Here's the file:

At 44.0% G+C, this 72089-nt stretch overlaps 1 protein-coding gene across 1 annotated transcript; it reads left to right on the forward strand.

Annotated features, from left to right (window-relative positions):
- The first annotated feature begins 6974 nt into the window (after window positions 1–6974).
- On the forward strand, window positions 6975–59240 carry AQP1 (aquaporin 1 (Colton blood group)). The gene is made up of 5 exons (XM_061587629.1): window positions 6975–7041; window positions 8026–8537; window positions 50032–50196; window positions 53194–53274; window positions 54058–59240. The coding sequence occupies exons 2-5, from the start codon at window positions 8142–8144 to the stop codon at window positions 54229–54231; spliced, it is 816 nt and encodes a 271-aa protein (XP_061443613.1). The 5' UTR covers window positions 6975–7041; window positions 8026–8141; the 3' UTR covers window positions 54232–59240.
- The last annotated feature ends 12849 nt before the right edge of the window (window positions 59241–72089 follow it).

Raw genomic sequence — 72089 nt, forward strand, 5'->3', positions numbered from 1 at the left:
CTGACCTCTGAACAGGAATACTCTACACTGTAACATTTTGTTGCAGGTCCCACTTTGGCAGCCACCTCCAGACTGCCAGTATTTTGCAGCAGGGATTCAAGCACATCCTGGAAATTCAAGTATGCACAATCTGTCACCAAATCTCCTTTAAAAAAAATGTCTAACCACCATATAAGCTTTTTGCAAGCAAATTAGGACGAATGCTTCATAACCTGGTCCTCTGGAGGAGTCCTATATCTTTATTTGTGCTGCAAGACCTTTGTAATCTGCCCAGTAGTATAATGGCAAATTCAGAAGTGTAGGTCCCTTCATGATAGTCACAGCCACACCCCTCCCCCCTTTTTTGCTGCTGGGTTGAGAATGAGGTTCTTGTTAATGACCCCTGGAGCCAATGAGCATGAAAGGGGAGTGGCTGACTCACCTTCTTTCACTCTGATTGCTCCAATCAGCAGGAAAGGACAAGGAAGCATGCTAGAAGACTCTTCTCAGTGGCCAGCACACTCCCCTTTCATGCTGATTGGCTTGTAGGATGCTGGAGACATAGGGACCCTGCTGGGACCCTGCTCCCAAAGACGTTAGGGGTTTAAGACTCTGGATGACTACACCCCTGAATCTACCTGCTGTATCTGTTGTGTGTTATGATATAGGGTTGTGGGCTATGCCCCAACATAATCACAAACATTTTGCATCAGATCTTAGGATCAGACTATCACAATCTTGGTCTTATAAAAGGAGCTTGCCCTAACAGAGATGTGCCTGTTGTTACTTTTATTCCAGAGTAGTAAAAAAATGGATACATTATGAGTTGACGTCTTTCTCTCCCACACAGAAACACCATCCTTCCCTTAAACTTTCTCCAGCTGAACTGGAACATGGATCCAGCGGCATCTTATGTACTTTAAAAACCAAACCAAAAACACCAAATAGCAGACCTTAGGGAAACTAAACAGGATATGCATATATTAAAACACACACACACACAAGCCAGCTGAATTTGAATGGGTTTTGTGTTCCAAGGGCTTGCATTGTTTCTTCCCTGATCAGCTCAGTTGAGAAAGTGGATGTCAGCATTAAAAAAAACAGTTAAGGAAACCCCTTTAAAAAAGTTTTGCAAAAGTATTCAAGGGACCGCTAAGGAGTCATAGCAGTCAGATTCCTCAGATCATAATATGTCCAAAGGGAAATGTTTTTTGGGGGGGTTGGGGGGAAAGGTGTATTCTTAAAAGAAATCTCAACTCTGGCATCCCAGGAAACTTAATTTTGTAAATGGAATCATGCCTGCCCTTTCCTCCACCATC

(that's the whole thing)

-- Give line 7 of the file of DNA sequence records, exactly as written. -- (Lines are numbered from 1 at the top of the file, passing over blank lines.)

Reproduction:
CTGACCTCTGAACAGGAATACTCTACACTGTAACATTTTGTTGCAGGTCCCACTTTGGCAGCCACCTCCAGACTGCCAGTATTTTGCAGCAGGGATTCAAGCACATCCTGGAAATTCAAGTATGCACAATCTGTCACCAAATCTCCTTTAAAAAAAATGTCTAACCACCATATAAGCTTTTTGCAAGCAAATTAGGACGAATGCTTCATAACCTGGTCCTCTGGAGGAGTCCTATATCTTTATTTGTGCTGCAAGACCTTTGTAATCTGCCCAGTAGTATAATGGCAAATTCAGAAGTGTAGGTCCCTTCATGATAGTCACAGCCACACCCCTCCCCCCTTTTTTGCTGCTGGGTTGAGAATGAGGTTCTTGTTAATGACCCCTGGAGCCAATGAGCATGAAAGGGGAGTGGCTGACTCACCTTCTTTCACTCTGATTGCTCCAATCAGCAGGAAAGGACAAGGAAGCATGCTAGAAGACTCTTCTCAGTGGCCAGCACACTCCCCTTTCATGCTGATTGGCTTGTAGGATGCTGGAGACATAGGGACCCTGCTGGGACCCTGCTCCCAAAGACGTTAGGGGTTTAAGACTCTGGATGACTACACCCCTGAATCTACCTGCTGTATCTGTTGTGTGTTATGATATAGGGTTGTGGGCTATGCCCCAACATAATCACAAACATTTTGCATCAGATCTTAGGATCAGACTATCACAATCTTGGTCTTATAAAAGGAGCTTGCCCTAACAGAGATGTGCCTGTTGTTACTTTTATTCCAGAGTAGTAAAAAAATGGATACATTATGAGTTGACGTCTTTCTCTCCCACACAGAAACACCATCCTTCCCTTAAACTTTCTCCAGCTGAACTGGAACATGGATCCAGCGGCATCTTATGTACTTTAAAAACCAAACCAAAAACACCAAATAGCAGACCTTAGGGAAACTAAACAGGATATGCATATATTAAAACACACACACACACAAGCCAGCTGAATTTGAATGGGTTTTGTGTTCCAAGGGCTTGCATTGTTTCTTCCCTGATCAGCTCAGTTGAGAAAGTGGATGTCAGCATTAAAAAAAACAGTTAAGGAAACCCCTTTAAAAAAGTTTTGCAAAAGTATTCAAGGGACCGCTAAGGAGTCATAGCAGTCAGATTCCTCAGATCATAATATGTCCAAAGGGAAATGTTTTTTGGGGGGGTTGGGGGGAAAGGTGTATTCTTAAAAGAAATCTCAACTCTGGCATCCCAGGAAACTTAATTTTGTAAATGGAATCATGCCTGCCCTTTCCTCCACCATC